These days, databases are an important part of day-to-day life. You’re in them, you work with them, but when it comes to actually looking after one, it can sometimes feel like you’re wrestling a giant squid. But, it doesn’t have to feel like that! Some databases I’ve seen in my travels need a little work for varying reasons, and the key people in charge of them are pulling their hair out trying to figure out how to make their database better and easier to use. Think of your database as a garden. Or a very big inbox. Or a puppy. Whatever you like really. Taking care of anything needs the following key elements.
One of the definitions of structure is to give something a pattern or organisation. Setting up your database to your specified needs is really important. It makes sure you get the outputs you require, while making users of the system comfortable and familiar with it.
In CM, you have the ability to really play with the structure of the database to match your organisation’s needs. It’s important to consider the Stakeholders and the Issues your unique Projects will be encountering. Have a Project which has Stakeholders only communicating by interpretive dance? You can most certainly create an Event Type for that. A lot of system administrators get caught up on the possibility that they’re not covering all bases when creating their framework during set up. The good news is, your framework can be flexible – you can change the framework as your needs change. The most important thing to consider when creating or adapting your framework is to make sure that it works for what you need it to. Will having the framework set up this way help provide the outputs you’re after? How will it impact on your reporting? But also, be realistic. Will it make you your morning coffee? No (As soon as I figure that out I’ll let you know). But will it make it easier to identify problem areas before they become a problem? Certainly!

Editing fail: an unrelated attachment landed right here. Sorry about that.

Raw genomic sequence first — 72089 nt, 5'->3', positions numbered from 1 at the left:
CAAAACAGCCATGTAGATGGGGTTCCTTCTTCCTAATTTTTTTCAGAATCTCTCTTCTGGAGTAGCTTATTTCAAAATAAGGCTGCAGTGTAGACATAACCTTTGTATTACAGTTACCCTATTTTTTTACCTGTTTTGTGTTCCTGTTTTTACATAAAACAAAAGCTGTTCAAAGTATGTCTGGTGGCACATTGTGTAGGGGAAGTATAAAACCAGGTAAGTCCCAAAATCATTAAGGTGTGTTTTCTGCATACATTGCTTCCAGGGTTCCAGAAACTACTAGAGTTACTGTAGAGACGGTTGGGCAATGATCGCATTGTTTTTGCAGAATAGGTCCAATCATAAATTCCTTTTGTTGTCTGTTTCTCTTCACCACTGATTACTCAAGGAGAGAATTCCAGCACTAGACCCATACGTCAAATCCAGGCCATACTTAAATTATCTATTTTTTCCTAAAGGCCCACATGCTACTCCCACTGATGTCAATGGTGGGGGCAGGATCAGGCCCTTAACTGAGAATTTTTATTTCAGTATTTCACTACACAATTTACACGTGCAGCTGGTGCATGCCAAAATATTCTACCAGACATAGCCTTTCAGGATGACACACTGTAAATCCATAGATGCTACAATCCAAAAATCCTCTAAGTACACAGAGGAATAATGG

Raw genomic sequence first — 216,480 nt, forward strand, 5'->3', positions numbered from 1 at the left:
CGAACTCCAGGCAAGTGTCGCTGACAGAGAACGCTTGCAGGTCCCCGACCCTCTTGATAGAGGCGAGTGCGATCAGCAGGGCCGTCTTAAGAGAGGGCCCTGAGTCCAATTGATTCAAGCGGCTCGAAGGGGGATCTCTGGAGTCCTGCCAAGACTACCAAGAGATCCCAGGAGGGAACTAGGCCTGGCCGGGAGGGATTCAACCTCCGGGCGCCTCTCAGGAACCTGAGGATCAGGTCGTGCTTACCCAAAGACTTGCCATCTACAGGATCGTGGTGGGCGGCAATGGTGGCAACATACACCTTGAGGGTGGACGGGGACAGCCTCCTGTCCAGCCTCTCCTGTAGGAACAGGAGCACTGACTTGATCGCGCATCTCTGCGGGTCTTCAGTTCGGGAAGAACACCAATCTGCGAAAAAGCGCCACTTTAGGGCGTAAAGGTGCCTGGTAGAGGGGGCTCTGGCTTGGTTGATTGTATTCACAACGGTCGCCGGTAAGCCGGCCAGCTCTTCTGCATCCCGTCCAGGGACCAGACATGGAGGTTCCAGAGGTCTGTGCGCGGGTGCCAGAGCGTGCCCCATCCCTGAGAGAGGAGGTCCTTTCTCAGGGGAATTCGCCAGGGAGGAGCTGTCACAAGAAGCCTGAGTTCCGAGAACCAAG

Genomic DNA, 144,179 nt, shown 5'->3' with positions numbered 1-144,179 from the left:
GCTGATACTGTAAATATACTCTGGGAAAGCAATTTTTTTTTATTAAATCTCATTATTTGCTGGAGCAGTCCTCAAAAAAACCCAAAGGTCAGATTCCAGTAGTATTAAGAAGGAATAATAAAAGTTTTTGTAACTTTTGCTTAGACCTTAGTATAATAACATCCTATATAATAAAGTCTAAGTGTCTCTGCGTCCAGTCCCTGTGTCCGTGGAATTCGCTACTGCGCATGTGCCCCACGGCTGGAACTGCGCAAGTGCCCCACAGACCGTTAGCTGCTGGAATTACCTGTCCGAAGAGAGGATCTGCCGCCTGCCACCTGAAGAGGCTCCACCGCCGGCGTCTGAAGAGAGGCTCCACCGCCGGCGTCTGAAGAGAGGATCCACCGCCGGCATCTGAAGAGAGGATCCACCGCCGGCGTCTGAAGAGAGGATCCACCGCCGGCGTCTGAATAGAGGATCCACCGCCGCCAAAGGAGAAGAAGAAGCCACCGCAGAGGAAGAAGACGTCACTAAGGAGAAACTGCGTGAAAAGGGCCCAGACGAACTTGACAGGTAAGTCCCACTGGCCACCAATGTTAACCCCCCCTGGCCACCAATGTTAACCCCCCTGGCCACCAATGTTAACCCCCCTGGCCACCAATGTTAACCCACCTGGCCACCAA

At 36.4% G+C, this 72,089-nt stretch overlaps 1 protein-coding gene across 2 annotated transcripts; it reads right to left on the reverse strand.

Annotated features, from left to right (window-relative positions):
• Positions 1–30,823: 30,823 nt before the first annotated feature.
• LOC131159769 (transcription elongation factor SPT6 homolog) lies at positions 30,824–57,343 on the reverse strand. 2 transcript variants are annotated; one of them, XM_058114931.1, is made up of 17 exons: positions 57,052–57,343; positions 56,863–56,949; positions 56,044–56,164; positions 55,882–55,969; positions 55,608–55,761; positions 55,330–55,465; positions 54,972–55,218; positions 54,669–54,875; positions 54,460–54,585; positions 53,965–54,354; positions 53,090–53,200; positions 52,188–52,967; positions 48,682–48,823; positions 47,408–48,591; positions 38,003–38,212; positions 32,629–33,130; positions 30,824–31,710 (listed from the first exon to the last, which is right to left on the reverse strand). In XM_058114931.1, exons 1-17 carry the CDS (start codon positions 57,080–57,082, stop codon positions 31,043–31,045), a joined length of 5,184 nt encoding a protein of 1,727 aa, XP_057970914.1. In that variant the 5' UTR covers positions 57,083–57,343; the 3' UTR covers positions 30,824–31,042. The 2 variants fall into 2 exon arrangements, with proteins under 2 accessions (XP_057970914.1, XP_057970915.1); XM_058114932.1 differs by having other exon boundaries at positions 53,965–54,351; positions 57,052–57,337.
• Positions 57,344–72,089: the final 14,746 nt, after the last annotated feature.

Make sure you’re taking advantage of the training offerings that are available to you. Training sessions can be customised and incorporate your unique framework. A lot of people roll their eyes when it comes to attending training sessions, but providing training to the entire team can provide consistency to use of the system. If users feel empowered to use the system, they’ll actually use it, and use it well.
Data protocol document
How to capture data consistently is a common question we get. There’s nothing more frustrating than going into a Stakeholder’s profile expecting to find their contact details, and all you have is their name. User training is highly important to make sure the database is being used correctly, but each organisation has different information they regard as paramount. Having a protocol document which outlines the important information about a Stakeholder or Event can really help users make sure they collect the right information every time. For example, if you use our Mapping feature heavily, capturing the addresses of both Stakeholders and the associated Events is super important to producing those outputs. Having a protocol document doesn’t just help you as an administrator make sure that the data is there, it also helps users know what is expected of them.
Making sure the database has the correct structure is important, but it’s also worthwhile to check in with the health of the database every now and then. How is it going? Is it providing the outputs you need?
You’ve created a valuable framework from the get go and added to it as you needed. Sometimes it’s useful to take a step back and make sure it’s still working for you, or that here aren’t duplicate Issues or Stakeholder Groups and you haven’t gotten data everywhere. Doing this can add a lot to the quality of the information you and your team are collecting as the Project evolves.
Speaking of duplicates, unfortunately, in the world of databases, duplicate stakeholders are hard to avoid altogether. These can clutter up your database and create confusion, so it’s best to give these a flick as regularly as you can.
Have a look at our duplicate search blog post and merging blog post for some more information on how to deal with these in CM.
As much as you might want to have your database all to yourself to control what goes in it, that kind of goes against what a database is really useful for. You know, data sharing and collaboration. At the end of the day, the more time and effort you and your team put into nurturing your database, the better the outcome.
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